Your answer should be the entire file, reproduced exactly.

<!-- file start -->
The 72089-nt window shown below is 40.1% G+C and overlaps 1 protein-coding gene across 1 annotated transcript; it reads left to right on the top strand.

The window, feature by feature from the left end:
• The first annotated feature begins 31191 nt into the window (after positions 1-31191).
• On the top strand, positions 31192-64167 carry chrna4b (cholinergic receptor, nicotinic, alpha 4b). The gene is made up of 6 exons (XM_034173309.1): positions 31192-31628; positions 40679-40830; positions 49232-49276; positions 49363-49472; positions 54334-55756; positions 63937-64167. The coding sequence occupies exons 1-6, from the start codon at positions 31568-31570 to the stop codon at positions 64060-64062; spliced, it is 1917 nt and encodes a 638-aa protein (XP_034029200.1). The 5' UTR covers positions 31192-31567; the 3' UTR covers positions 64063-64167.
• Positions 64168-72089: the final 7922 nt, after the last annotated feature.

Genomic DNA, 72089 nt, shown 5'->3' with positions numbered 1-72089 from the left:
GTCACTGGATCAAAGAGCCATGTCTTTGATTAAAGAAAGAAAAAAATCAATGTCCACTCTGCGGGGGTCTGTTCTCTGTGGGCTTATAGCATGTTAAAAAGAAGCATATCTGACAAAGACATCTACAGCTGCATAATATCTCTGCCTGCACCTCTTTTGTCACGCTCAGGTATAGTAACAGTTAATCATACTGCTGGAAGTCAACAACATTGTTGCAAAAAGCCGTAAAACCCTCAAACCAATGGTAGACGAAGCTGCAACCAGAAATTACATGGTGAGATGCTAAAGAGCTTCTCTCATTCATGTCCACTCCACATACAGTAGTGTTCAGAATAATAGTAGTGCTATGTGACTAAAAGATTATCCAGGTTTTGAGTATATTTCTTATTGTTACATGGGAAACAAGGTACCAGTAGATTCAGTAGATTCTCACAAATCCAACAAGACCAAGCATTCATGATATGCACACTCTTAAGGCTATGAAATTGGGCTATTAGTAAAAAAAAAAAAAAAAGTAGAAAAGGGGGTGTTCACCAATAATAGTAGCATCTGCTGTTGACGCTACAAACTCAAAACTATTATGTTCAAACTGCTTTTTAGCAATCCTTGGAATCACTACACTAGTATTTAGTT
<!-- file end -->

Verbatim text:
The 72089-nt window shown below is 40.1% G+C and overlaps 1 protein-coding gene across 1 annotated transcript; it reads left to right on the top strand.

The window, feature by feature from the left end:
• The first annotated feature begins 31191 nt into the window (after positions 1-31191).
• On the top strand, positions 31192-64167 carry chrna4b (cholinergic receptor, nicotinic, alpha 4b). The gene is made up of 6 exons (XM_034173309.1): positions 31192-31628; positions 40679-40830; positions 49232-49276; positions 49363-49472; positions 54334-55756; positions 63937-64167. The coding sequence occupies exons 1-6, from the start codon at positions 31568-31570 to the stop codon at positions 64060-64062; spliced, it is 1917 nt and encodes a 638-aa protein (XP_034029200.1). The 5' UTR covers positions 31192-31567; the 3' UTR covers positions 64063-64167.
• Positions 64168-72089: the final 7922 nt, after the last annotated feature.

Genomic DNA, 72089 nt, shown 5'->3' with positions numbered 1-72089 from the left:
GTCACTGGATCAAAGAGCCATGTCTTTGATTAAAGAAAGAAAAAAATCAATGTCCACTCTGCGGGGGTCTGTTCTCTGTGGGCTTATAGCATGTTAAAAAGAAGCATATCTGACAAAGACATCTACAGCTGCATAATATCTCTGCCTGCACCTCTTTTGTCACGCTCAGGTATAGTAACAGTTAATCATACTGCTGGAAGTCAACAACATTGTTGCAAAAAGCCGTAAAACCCTCAAACCAATGGTAGACGAAGCTGCAACCAGAAATTACATGGTGAGATGCTAAAGAGCTTCTCTCATTCATGTCCACTCCACATACAGTAGTGTTCAGAATAATAGTAGTGCTATGTGACTAAAAGATTATCCAGGTTTTGAGTATATTTCTTATTGTTACATGGGAAACAAGGTACCAGTAGATTCAGTAGATTCTCACAAATCCAACAAGACCAAGCATTCATGATATGCACACTCTTAAGGCTATGAAATTGGGCTATTAGTAAAAAAAAAAAAAAAAGTAGAAAAGGGGGTGTTCACCAATAATAGTAGCATCTGCTGTTGACGCTACAAACTCAAAACTATTATGTTCAAACTGCTTTTTAGCAATCCTTGGAATCACTACACTAGTATTTAGTT